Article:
#### Exercise 7.1.1

Let $T$ be a linear operator on $F^2$. Prove that any non-zero vector which is not a characteristic vector for $T$ is a cyclic vector for $T$. Hence, prove that either $T$ has a cyclic vector or $T$ is a scalar multiple of the identity operator.

Solution: Let $v\in F^2$ be nonzero such that $v$ is not a characteristic vector for $T$. Then $v,Tv$ is linearly independent. Hence $v,Tv$ forms a basis of $F^2$. Namely, $v,Tv$ spans the whole space $F^2$. So $v$ is a cyclic vector for $T$.

Suppose $T$ does not have a cyclic vector, we only need to show that $T$ is a scalar multiple of the identity operator. By the first part, any non-zero vector is a characteristic vector for $T$. We take a basis $v_1,v_2$ of $F^2$. Then $Tv_1=av_1$ and $Tv_2=bv_2$. We show that $a=b$. Since $v_1+v_2$ is non-zero and is a characteristic vector for $T$, there exists $c$ such that\[T(v_1+v_2)=c(v_1+v_2).\]Hence we have\[av_1+bv_2=cv_1+cv_2.\]Since $v_1$ and $v_2$ are linearly independent, we must have $a=b=c$. Hence $Tv_1=av_1$ and $Tv_2=av_2$. It is clear that $T$ is a scalar multiple of the identity operator.

#### Exercise 7.1.2

Solution: Since $T$ is diagonalizable, the minimal polynomial of $T$ is $(x-2)(x+1)$ but the characteristic polynomial is $(x-2)^2(x+1)$. By Theorem 2 and Corollary in page 230, if $T$ has a cyclic vector then the minimal polynomial and characteristic polynomial are the same. This is impossible. Hence $T$ has no cyclic vectors.

The $T$-cyclic subspace generated by $(1,-1,3)$ is $\{(a,-a,b)|a,b\in F\}$.

#### Exercise 7.1.4

Prove that if $T^2$ has a cyclic vector, then $T$ has a cyclic vector. Is the converse true?

Solution: It is clear that $Z(\alpha,T^2)\subset Z(\alpha,T)$. Let $\alpha$ be a cyclic vector of $T^2$, then we have\[V=Z(\alpha,T^2)\subset Z(\alpha,T).\]Hence $Z(\alpha,T)=V$, namely $\alpha$ is a cyclic vector of $T$.

The converse is false. Let $T$ be the operator on $F^2$ corresponding to the matrix $\begin{pmatrix} 0 &1\\ 0&0\end{pmatrix}$. Then $T$ is cyclic by Exercise 7.1.1. But $T^2=0$ is not cyclic.

#### Exercise 7.1.5

Solution: Recall that from Exercise 6.8.15, the characteristic polynomial of $N$ is $x^n$ and hence $N^n=0$. Since $N^{n-1}\alpha\ne 0$, the $T$-annihilator of $T$ is $x^n$. Hence by Theorem 1 (i) $\Z(\alpha,N)=V$. Thus $\alpha$ is a cyclic vector of $N$. The matrix has the form of (7-2) in page 229 where all $c_i$ are zero.

#### Exercise 7.1.6

Give a direct proof that if $A$ is the companion matrix of the monic polynomial $p$, then $T$ is the characteristic polynomial for $A$.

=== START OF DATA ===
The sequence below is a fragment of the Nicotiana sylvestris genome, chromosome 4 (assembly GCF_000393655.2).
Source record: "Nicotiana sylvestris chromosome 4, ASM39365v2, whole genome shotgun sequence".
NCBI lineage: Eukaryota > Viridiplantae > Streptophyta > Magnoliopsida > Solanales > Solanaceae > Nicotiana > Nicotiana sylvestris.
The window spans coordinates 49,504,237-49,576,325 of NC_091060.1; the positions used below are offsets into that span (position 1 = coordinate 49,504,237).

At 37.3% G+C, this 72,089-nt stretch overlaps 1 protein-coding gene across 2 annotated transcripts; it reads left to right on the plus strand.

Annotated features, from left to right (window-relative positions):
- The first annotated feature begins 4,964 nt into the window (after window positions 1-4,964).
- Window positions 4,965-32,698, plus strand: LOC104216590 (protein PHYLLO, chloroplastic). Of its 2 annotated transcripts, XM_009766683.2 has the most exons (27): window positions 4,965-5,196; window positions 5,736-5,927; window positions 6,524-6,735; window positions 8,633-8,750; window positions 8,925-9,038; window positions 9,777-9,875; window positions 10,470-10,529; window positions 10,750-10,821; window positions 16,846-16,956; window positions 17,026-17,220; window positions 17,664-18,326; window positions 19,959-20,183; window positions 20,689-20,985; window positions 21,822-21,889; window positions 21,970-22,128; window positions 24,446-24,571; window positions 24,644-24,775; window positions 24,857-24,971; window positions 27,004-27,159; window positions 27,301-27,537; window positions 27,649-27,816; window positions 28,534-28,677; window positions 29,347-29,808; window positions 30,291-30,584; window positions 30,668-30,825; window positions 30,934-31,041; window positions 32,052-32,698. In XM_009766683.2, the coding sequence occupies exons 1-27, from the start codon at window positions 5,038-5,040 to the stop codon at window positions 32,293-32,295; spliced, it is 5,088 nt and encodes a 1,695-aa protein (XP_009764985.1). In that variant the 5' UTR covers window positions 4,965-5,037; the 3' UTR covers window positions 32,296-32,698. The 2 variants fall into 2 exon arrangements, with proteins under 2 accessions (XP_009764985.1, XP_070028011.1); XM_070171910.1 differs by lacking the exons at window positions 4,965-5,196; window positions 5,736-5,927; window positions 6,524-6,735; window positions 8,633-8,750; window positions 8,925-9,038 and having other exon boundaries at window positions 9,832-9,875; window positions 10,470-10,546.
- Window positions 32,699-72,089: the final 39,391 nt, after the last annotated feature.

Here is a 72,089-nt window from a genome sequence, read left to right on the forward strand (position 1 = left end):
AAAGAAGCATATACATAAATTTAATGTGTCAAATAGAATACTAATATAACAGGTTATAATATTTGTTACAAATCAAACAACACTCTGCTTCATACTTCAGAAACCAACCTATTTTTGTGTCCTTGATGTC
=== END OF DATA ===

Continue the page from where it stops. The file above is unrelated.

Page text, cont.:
Solution: Expand $\det(xI-A)$ from the last column.

#### Exercise 7.1.7

Let $V$ be an $n$-dimensional vector space, and let $T$ be a linear operator on $V$. Suppose that $T$ is diagonalizable.

(a) If $T$ has a cyclic vector, show that

(b) If $T$ has $n$ distinct characteristic values, and if $\{\alpha_1,\dots,\alpha_n\}$ is a basis of characteristic vectors for $T$. Show that $\alpha=\alpha_1+\cdots+\alpha_n$ is a cyclic vector for $T$.

Solution:

(a) Since $T$ is diagonalizable, let $p$ be the minimal polynomial of $T$,\[p(x)=(x-z_1)\cdots(x-z_k),\]where $z_1,\dots,z_k$ are all distinct characteristic values for $T$, see Theorem 6 in page 204. Since $T$ has a cyclic vector. Hence $p$ is also the characteristic polynomial for $T$, which has degree $n$. Therefore $k=n$. That is $T$ has $n$ distinct characteristic values.

(b) Let $z_i$ be the characteristic value for $T$ corresponding to $\alpha_i$. Then $T^k\alpha_i=z_i^k\alpha_i$. Thus for any polynomial $g$, we have\[g(T)\alpha=\sum_{i=1}^n g(z_i)\alpha_i.\]Since $z_i$ are all distinct, we can choose\[g_i(x)=\frac{(x-z_1)\cdots(x-z_{i-1})(x-z_{i+1})\cdots(x-z_n)}{(z_i-z_1)\cdots(z_i-z_{i-1})(z_i-z_{i+1})\cdots(z_i-z_n)}.\]Recall from Section 4.3, we have $g_i(z_j)=\delta_{ij}$. Therefore\[g_i(T)\alpha=\alpha_i.\]Hence $Z(\alpha,T)$ contains a basis $\{\alpha_1,\dots,\alpha_n\}$ of $V$. So $\alpha$ is a cyclic vector for $T$.

#### Exercise 7.1.8

Let $T$ be a linear operator on the finite-dimensional vector space $V$. Suppose $T$ has a cyclic vector. Prove that if $U$ is any linear operator which commutes with $T$, then $U$ is a polynomial in $T$.

Solution: Let $\alpha$ be a cyclic vector of $V$ and $\dim V=n$. Then $\alpha,T\alpha,\cdots,T^{n-1}\alpha$ is a basis of $V$. Hence we have\[U\alpha=\sum_{i=0}^{n-1}a_iT^i\alpha,\]for some $a_i\in F$. Since $U$ commutes with $T$, we have\begin{align*}U(T\alpha)&=TU\alpha=T\sum_{i=0}^{n-1}a_iT^i\alpha\\&=\sum_{i=0}^{n-1}a_{i+1}T^{i+1}\alpha=\sum_{i=0}^{n-1}a_iT^i(T\alpha).\end{align*}Similarly, we have\[U(T^j\alpha)=\sum_{i=0}^{n-1}a_iT^i(T^j\alpha),\]for all $j>0$. Since $\alpha,T\alpha,\cdots,T^{n-1}\alpha$ is a basis of $V$, we conclude that\[U=\sum_{i=0}^{n-1}a_iT^i\] is a polynomial in $T$.

## Hecke

9 Jul 2019For Exercise 7.1.1, it should be

Hence we have $$av_1+bv_2=cv_1+cv_2.$$The “v” is missing.

## Linearity

10 Jul 2019Thank you, fixed!